How was the color grade handled?

We had Eric Weidt working downstairs at Fincher’s place on Baselight. David is really fortunate that he’s not working in this world of “Here’s three weeks for color. Go into this room each day and where you come out is where you are at.” There’s an ongoing grade that’s occurring in increments and traveling with the job that we’re doing. It’s  updated and brought into the cut. We experience editing with it and then it’s updated again and brought back into the cut. So it’s this constant progression. 

Let’s talk about project organization. You’ve told me in the past that your method of organizing a selects reel was to string out shots in the order of wide shots, mediums, close ups, and so on. And then bump up the ones you like. Finally, you’d reduce the choices before those were presented to David as possible selects. Did you handle it the same way on Mank?

Over time, I’ve streamlined that further. I’ve found that if I send something that’s too long while he’s in the middle of shooting that he might watch the first two minutes of it, give me a couple of notes of what he likes and what he doesn’t like, and move on. So, I’ve started to really reduce what I send. It’s more cut scenes with some choices. That way I get the most relevant information and can move  forward.

With scenes that are extremely dense, like Louis B. Mayer’s birthday party at Hearst’s, it really is an endless multiple choice of how to tackle it. I’ll often present a few paths. Here’s what it is if I really hold out these wides at the front and I hang back for a bit longer. Here’s what it is if I stay more with Gary [Oldmam] listening. It’s not that this take is better than the other take, but more options featuring different avenues and ways to tell the story. 

I like working that way, even if it wasn’t for the sake of presenting it to David. I can’t watch a scene that’s that dense and go, “Oh, I know what to do.” I wouldn’t have a clue. I like to explore it. I’ve got to turn the soil and snuff the truffles and try it all out. And then the answers present themselves. It all just becomes clear. Unfortunately, the world of the editor, regardless of past experiences, is always destined to be filled with labor. There is no shortcut to doing it properly.

With large-scale theatrical distribution out of the question – and the shift to Netflix streaming as the prime focus – did the nature of studio notes change at all? 

David’s generous about thought and opinion, if it’s constructive and helpful.  He’s got a long history of forwarding those notes to me and exploring them. I’m not positive if I get all of them. Anything that’s got merit will reach me, which is wise. Having spent so many years in the commercial world, there’s a part of me that’s always a little eager to solve a puzzle. If I’m delivered a pile of notes, good or bad, I’m going to try my best to execute them.  So, David is wise to just not let me see the bad ones.

Were you able to finish Mank before the virus-related lockdowns started? Did you have to move to a remote workflow? 

The shooting had finished and we already had the film assembled. I work at a furious rate whilst David’s shooting, so that we can interface during the shoot. That way he knows what he’s captured, what he needs, and he can move on and strike sets, release actors, etc. There’s this constant back and forth.

At the point when he stops shooting, we’re pretty far along in terms of replicating the original plan, the blueprint. Then it’s what I call the sweeps, where you go back to the top and you just start sweeping through the movie, improving it. I think we’d already done one of those when we went remote. So, it was very fortunate timing.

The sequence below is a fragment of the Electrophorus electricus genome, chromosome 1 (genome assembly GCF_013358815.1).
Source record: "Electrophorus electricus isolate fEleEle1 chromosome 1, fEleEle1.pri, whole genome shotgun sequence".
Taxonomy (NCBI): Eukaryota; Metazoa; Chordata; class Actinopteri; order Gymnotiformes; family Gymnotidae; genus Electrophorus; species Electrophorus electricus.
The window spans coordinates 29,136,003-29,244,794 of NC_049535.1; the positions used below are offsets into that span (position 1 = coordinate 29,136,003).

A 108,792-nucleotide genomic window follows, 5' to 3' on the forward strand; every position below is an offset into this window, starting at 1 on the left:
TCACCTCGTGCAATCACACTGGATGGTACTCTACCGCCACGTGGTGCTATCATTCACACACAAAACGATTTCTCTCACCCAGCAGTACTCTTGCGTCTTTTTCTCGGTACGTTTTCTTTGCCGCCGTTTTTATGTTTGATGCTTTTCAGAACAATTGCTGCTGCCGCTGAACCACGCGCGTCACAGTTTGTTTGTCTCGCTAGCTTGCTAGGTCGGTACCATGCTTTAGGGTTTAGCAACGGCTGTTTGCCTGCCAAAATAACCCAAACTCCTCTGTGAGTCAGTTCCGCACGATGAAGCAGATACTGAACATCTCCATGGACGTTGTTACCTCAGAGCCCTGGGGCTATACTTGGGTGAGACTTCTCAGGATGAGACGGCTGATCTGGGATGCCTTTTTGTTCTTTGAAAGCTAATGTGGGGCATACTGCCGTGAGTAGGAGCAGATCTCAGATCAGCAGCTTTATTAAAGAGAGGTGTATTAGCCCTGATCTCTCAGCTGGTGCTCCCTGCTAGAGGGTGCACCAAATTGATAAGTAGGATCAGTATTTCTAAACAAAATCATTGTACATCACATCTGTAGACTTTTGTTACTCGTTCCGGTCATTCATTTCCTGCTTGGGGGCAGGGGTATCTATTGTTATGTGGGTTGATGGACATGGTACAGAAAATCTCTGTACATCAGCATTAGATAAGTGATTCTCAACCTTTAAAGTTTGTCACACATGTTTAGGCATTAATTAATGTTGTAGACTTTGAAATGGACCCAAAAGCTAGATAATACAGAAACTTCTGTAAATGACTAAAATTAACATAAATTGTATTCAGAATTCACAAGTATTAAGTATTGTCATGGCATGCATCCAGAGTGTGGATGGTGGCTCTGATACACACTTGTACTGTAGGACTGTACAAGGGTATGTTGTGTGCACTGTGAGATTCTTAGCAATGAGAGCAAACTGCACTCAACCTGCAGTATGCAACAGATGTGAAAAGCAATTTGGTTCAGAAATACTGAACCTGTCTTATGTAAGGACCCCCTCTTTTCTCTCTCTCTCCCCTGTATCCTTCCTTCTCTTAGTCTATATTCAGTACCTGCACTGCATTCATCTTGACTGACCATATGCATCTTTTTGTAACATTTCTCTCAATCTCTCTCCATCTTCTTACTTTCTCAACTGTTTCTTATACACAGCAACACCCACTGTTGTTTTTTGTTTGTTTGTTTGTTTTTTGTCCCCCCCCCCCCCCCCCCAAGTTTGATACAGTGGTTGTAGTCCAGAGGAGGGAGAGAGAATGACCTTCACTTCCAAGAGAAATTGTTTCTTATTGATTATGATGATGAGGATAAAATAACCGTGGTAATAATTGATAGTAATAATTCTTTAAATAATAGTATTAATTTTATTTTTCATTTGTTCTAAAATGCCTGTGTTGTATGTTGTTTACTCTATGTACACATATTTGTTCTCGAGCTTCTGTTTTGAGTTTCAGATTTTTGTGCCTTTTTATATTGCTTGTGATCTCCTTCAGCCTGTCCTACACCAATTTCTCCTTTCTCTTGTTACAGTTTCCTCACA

We’re quite used to it. During shooting, we work in a remote way anyway. It’s a language and situation that we’re completely used to. I think from David’s perspective, it didn’t change anything. 

If the timing had been different and you would have had to handle all of the edit under remote conditions, would anything change? Or would you approach it the same way? 

Exactly the same. It wouldn’t have changed the amount of time that I get directly with David. I don’t want to give the impression that I cut this movie and David was on the sidelines. He’s absolutely involved, but pops in and out and looks at things that are made. He’s not a director that sits there the whole time. A lot of it is, “I’ve made this cut, let’s watch it together. I’ve done these selects, let’s watch them together.” It’s really possible to do that remotely. 

I prefer to be with David when he’s shooting and especially in this one that he shot in Los Angeles. I really tried to have one day a week where we got to be together on the weekends and his world quieted down. David loves that. I would sort of construct my week’s thinking towards that goal. If on a Wednesday I had six scenes that were backed up, I’d sort of think to myself, “What can I achieve in the time frame before David’s with me on Saturday? Should I just select all these scenes and then we’ll go through the selects together? Or should I tackle this hardest one and get a good cut of that going?”

A lot of the time I would choose – if he was coming in and had the time to watch things – to do selects. Sometimes we could bounce through them just from having a conversation of what his intent was and the things that he was excited about when he was capturing them. With that, I’m good to go. Then I don’t need David for another week or so. We were down to the short hand of one sentence, one email, one text. That can inform me with all the fuel I need to drive cross-country. 

The film’s back story clearly has political overtones that have an eerie similarity to 2020. I realize the script was written a while back at a different time, but was some of that context added in light of recent events? 

That was already there. But, it really felt like we are reliving this now. In the beginning of the shutdown, you didn’t quite know where it was going to go. The parallels to the Great Depression were extreme. There were a lot of lessons for me.